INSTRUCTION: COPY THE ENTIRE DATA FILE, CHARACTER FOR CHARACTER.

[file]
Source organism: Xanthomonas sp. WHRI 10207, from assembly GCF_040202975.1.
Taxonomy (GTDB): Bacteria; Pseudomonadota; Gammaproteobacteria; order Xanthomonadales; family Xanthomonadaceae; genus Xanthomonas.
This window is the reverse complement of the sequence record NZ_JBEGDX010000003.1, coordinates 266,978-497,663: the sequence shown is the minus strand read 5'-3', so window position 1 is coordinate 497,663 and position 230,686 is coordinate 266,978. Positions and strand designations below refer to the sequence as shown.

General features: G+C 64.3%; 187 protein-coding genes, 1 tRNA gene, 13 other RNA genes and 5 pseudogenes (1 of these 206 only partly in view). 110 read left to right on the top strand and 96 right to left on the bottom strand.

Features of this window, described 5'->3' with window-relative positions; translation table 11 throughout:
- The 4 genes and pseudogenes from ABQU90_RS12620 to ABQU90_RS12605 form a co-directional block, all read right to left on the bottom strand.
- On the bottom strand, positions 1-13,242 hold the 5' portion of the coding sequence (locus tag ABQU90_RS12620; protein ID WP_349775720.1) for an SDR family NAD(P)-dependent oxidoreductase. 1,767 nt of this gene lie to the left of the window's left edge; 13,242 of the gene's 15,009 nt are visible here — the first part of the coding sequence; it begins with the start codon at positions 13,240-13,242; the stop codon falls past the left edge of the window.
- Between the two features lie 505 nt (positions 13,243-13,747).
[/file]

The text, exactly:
Source organism: Xanthomonas sp. WHRI 10207, from assembly GCF_040202975.1.
Taxonomy (GTDB): Bacteria; Pseudomonadota; Gammaproteobacteria; order Xanthomonadales; family Xanthomonadaceae; genus Xanthomonas.
This window is the reverse complement of the sequence record NZ_JBEGDX010000003.1, coordinates 266,978-497,663: the sequence shown is the minus strand read 5'-3', so window position 1 is coordinate 497,663 and position 230,686 is coordinate 266,978. Positions and strand designations below refer to the sequence as shown.

General features: G+C 64.3%; 187 protein-coding genes, 1 tRNA gene, 13 other RNA genes and 5 pseudogenes (1 of these 206 only partly in view). 110 read left to right on the top strand and 96 right to left on the bottom strand.

Features of this window, described 5'->3' with window-relative positions; translation table 11 throughout:
- The 4 genes and pseudogenes from ABQU90_RS12620 to ABQU90_RS12605 form a co-directional block, all read right to left on the bottom strand.
- On the bottom strand, positions 1-13,242 hold the 5' portion of the coding sequence (locus tag ABQU90_RS12620; protein ID WP_349775720.1) for an SDR family NAD(P)-dependent oxidoreductase. 1,767 nt of this gene lie to the left of the window's left edge; 13,242 of the gene's 15,009 nt are visible here — the first part of the coding sequence; it begins with the start codon at positions 13,240-13,242; the stop codon falls past the left edge of the window.
- Between the two features lie 505 nt (positions 13,243-13,747).